2019-2020 Hebrew University CAMERA Fellow Dov Guggenheim

In the wake of the tragic murder of George Floyd, ample debate has dominated the public square in the United States, as well as around the world. The horrific crime has brought an age-old question to the forefront: Have we achieved racial equality as a society? If not, how can we?

These are obviously some loaded questions. Myriad books and essays have been written on the subject, tears have fallen, and blood has been shed in order for changes to be made. As such, these questions must be given the proper amount of attention and respect when pondering them.

No matter where one lies on the political spectrum, we can all agree that there are issues that must be dealt with when it comes to racism and police brutality. The full scope is very hard to measure, but many believe that major policy steps must be taken in order to remedy the situation—policies ranging from incremental (such as more funding for education on these matters at both scholastic and professional levels) to paradigmatic changes and more. The entire range of proposed remedies is well beyond the scope of this article.

These issues are serious and can ultimately cost human lives. They are far too important to be used for personal gain. Yet many individuals and groups have been accused of “hitching a ride” on these protests in order to further their own agenda. There are many examples, some as harmless as shameless “Instagram influencers.” Others, however, are more harmful, like a new collaborative petition circulating through the University of California system signed by hundreds of campus organizations that aims to further its political agenda of endorsing the BDS movement against Israel under the guise of anti-black discrimination.

Needless to say, the issue of police brutality in the United States is in no way connected to Israel or Zionism, nor does Zionism represent the overuse of violence and abuse of authority. Furthermore, the training programs that the aforementioned letter berates focus on terrorism and not domestic police issues or tactics. Prominent programs, like the one organized by the Jewish Institute for National Security of America (JINSA), do not contain any field or arrest technique training whatsoever. As a source, the petition references a half-day counter-terrorism conference between Minneapolis and Israeli police from 2012, which focused on techniques for preventing commonly utilized terror tactics, such as suicide bombings, and touched upon concerns about civil-rights violations .

Not letting facts get in the way of a political agenda, the petition spouts unfounded claims that there is a direct connection between alleged human-rights atrocities in Israel and the aforementioned issues occurring in the United States. They fail to mention that these kinds of horrific deaths predate joint military-police training, sometimes even predating the existence of Israel itself.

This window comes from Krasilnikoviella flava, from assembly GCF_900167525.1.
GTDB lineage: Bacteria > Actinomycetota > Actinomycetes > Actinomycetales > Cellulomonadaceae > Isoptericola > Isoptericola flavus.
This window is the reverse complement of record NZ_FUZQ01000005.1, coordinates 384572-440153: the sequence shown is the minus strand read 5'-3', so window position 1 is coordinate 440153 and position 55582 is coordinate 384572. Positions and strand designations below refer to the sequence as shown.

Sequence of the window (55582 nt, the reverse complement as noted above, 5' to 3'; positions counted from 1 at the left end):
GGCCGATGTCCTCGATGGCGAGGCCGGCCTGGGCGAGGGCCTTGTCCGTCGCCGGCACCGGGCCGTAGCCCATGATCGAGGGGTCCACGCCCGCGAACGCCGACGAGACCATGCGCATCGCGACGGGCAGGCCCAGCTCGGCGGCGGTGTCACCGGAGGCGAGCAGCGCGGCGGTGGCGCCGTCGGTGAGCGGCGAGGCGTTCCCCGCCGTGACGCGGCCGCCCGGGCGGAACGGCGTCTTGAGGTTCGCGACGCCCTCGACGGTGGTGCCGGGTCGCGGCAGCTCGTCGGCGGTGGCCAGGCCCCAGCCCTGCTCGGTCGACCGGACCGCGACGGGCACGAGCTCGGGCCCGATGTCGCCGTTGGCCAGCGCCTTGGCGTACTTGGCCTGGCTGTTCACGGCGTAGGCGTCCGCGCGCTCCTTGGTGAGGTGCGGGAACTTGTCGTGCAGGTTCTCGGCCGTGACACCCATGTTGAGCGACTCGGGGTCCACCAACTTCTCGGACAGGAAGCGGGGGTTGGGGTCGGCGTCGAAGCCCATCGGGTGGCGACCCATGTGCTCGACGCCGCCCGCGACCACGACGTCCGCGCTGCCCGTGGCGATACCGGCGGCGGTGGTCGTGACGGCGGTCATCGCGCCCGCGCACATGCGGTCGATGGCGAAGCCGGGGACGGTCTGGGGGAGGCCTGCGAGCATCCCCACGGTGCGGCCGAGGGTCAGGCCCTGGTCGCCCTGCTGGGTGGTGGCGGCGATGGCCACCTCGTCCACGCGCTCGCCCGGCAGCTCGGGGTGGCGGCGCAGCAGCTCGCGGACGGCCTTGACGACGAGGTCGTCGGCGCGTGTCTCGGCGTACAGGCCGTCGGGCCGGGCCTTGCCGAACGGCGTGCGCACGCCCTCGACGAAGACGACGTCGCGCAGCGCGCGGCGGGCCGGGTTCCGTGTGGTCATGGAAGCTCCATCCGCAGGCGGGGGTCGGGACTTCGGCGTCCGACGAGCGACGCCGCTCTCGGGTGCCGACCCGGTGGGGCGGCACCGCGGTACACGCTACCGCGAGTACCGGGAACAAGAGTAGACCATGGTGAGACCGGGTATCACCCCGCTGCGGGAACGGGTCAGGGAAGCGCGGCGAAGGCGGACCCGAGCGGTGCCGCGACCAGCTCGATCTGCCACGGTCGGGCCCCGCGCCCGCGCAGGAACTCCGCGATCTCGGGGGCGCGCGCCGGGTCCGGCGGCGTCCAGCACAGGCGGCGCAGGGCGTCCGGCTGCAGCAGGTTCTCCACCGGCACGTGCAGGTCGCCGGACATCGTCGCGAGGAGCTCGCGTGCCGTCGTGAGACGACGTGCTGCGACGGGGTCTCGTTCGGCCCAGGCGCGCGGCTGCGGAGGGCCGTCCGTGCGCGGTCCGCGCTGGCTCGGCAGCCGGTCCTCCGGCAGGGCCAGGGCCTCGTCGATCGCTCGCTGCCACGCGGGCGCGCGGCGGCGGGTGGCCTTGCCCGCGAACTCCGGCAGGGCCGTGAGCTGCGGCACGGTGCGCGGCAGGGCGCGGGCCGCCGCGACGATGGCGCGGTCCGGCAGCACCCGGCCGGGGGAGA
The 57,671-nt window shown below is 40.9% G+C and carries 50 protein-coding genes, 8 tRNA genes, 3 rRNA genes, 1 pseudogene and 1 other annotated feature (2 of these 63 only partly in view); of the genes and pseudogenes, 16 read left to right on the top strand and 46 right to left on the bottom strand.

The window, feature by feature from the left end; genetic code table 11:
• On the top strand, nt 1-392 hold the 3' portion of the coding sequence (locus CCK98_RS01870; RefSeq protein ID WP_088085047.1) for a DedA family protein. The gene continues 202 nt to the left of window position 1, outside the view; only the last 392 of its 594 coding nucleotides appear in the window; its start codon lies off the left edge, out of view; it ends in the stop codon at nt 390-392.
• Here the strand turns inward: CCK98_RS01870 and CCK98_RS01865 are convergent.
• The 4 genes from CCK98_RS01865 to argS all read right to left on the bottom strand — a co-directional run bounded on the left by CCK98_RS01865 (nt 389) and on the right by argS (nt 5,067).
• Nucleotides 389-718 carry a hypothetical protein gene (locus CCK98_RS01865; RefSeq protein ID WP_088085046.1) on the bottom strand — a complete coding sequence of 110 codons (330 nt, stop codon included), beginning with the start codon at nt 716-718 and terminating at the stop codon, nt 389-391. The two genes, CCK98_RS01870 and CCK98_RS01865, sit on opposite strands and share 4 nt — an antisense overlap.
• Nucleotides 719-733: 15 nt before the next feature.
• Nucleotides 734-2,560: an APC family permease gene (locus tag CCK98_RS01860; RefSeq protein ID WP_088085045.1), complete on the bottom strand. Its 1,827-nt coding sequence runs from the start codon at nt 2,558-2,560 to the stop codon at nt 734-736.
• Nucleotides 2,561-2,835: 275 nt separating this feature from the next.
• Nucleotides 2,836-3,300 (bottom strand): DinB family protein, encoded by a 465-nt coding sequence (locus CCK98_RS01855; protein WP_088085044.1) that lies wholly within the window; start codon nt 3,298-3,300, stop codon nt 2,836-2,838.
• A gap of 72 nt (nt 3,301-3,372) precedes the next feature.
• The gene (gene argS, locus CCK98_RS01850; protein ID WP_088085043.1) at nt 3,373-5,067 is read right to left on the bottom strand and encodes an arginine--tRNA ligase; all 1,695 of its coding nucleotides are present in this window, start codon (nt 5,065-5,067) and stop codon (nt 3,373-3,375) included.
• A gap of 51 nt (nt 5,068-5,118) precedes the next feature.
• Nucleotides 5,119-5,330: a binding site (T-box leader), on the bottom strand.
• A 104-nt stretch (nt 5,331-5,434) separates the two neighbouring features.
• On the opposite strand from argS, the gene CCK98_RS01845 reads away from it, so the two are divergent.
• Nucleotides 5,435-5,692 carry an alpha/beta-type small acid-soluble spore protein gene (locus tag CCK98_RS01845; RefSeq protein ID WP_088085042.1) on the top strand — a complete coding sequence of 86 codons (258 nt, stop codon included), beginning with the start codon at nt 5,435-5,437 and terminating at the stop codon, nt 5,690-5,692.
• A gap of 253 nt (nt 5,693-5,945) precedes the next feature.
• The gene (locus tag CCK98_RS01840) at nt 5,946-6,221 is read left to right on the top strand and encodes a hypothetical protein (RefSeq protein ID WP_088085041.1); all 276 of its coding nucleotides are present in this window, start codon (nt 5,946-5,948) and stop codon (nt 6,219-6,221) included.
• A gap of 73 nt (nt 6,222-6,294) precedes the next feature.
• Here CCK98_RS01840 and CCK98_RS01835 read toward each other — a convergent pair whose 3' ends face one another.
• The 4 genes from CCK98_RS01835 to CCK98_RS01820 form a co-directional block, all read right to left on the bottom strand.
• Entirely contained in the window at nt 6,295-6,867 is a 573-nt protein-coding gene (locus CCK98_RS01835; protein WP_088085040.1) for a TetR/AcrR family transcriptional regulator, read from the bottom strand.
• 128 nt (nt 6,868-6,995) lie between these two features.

“Needless to say, the issue of police brutality in the United States is in no way connected to Israel or Zionism, nor does Zionism represent the overuse of violence and abuse of authority.”

It takes logical gymnastics par excellence in order to draw connections between disputed territories in the Israeli-Palestinian conflict and police brutality in the United States. Using false claims and “sourcing” with unverified references and various blogs, the petition directly blames Israel for many of the issues plaguing the African-American community. This pro-BDS letter circulating in the UC system is a thinly veiled anti-Zionist, racist attempt at pinning responsibility for various moral calamities on Israel. This is classic hyper-focus on Israel that causes us to lose focus on issues actually plaguing society.

The hijacking of such a serious issue for narrow-minded political gain is detrimental to both constructive debate and to efforts towards creating change in the wake of these horrible acts of violence. Take, for example, the Associated Students of UC San Diego ASUCSD’s decision to remove Israel-related condemnations and a call to boycott companies that support Israel from a recent resolution. Many in the student senate felt that this inclusion of the Israeli-Palestinian conflict was unnecessarily divisive, unrelated and ultimately “felt the inclusion of these issues detracted from the overall intention of the resolution to express support for the black community.” The creators of the UC petition must learn from the ASUCSD’s decision and remove all mention of Israel.

In layman’s terms, such cynical use of an important issue sullies the name of Mr. Floyd and others like him who have died at the hands of police brutality. Moreover, it does nothing at best and is counterproductive at worst to help advance critical thought and discussion vis à vis the conflict by simply lodging baseless attacks on Israel.

We have real injustices to fight both in Israel and America. Advancing a fringe, dangerous political ideology completely unrelated to the case at hand is disrespectful. Clearly, no cause is off-limits, and nothing is holy as long as Israel-bashing is involved. We must act as a society that furthers righteous causes, brings justice to the world and ensures that no more wrongful deaths take place at the hands of authorities or civilians alike.

Straw-manning Israel is a surefire way to do just the opposite.

Originally published in jns.org.

Contributed by 2019-2020 Hebrew University CAMERA Fellow Dov Guggenheim.

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